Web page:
One example: The bill explicitly gives voters whose states and counties have not complied with the law the ability to sue their jurisdictions, leaving already-cash-strapped elections offices fearing that they’ll be slapped with expensive lawsuits for their failure to leap over goalposts set unrealistically high.
In addition, the bill requires states to purchase paper-backed voting machines that are compliant with the brand-new standards passed by the Election Assistance Commission only weeks ago. A laudable goal, and a necessary one. But the bill lays out conflicting deadlines for this requirement: by the start of 2022 in one section, and by the November general election in another section.
The larger problem, however, is that the machines the bill requires don’t even exist yet. The Election Assistance Commission’s testing labs say they need eight to 12 more months to develop and finalize their new process for certifying vote systems to the new standards. Certifying the equipment could begin only after that process is complete. Machines that are both paper-backed and certified to the new standards won’t be in heavy circulation until well into 2025. The bill was initially written prior to these guidelines passing, which offers little justification for refusing to update the bill to reasonable deadlines.
The bill also requires that states implement automatic voter registration (AVR) by 2023, a process by which a citizen who interacts with a department of motor vehicles or social services agency would also be instantly registered to vote. A commendable goal, but one that, again, takes far more time and far more resources than the bill affords. The process requires not only updating the voter registration system, but the systems of multiple other state and even federal agencies so that the agencies’ databases talk to each other.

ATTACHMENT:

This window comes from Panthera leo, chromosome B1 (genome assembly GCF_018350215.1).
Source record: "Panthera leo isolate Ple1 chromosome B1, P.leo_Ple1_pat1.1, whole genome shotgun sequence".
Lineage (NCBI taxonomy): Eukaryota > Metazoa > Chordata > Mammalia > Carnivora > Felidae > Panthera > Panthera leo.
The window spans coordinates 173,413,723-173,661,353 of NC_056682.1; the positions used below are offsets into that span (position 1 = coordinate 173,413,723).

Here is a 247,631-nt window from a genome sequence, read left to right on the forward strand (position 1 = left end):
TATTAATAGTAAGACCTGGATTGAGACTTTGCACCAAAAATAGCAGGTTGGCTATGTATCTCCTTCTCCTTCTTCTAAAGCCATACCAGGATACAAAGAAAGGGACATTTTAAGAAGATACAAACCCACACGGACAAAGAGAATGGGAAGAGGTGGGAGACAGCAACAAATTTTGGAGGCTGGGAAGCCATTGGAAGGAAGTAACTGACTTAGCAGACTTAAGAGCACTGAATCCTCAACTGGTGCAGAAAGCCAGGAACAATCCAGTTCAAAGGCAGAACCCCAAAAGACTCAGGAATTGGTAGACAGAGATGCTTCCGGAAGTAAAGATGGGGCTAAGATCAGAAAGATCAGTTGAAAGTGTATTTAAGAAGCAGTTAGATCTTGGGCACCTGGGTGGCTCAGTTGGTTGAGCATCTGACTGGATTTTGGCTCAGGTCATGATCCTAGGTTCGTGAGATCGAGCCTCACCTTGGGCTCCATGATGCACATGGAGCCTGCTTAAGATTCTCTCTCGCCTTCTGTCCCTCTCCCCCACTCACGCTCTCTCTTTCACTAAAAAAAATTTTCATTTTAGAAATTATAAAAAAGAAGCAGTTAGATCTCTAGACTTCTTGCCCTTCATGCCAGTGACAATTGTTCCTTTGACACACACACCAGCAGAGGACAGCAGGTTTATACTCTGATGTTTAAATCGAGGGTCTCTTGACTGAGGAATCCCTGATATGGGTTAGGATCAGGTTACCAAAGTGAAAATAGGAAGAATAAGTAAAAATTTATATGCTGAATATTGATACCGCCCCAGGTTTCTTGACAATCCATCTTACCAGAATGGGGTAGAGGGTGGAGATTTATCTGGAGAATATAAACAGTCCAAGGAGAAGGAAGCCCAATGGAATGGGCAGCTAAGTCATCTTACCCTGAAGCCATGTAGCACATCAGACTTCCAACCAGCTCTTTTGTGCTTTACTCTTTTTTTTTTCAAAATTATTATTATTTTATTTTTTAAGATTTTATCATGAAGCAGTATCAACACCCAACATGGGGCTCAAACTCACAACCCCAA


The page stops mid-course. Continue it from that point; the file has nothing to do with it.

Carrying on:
The states that have effective AVR systems took years to implement them. When California and Illinois rushed the process, it led to errors like registering ineligible voters, eligible voters registered incorrectly, and security vulnerabilities. Illinois still has not fully complied with its law more than three years later. These categorical failures of rushed policy have bolstered the opposition to AVR by Republicans, who routinely point to those ineffective systems as a reason not to expand the practice. H.R. 1 asks us to make that same grave error in more states, potentially dooming AVR as a policy goal.
Similarly, the bill asks states to implement voter registration by “automated telephone-based system” —a wild, almost certainly nonsecure idea that no state currently uses and that election officials are baffled by. Currently, no voting vendor offers such a system, meaning that states would have to create this from scratch. The bill affords neither the time nor the means to implement this demand. Those responsible for drafting this provision say disability advocates requested it, but I cannot confirm this. I have yet to find a single disability organization involved in voter access saying they want or need a telephone voter registration option.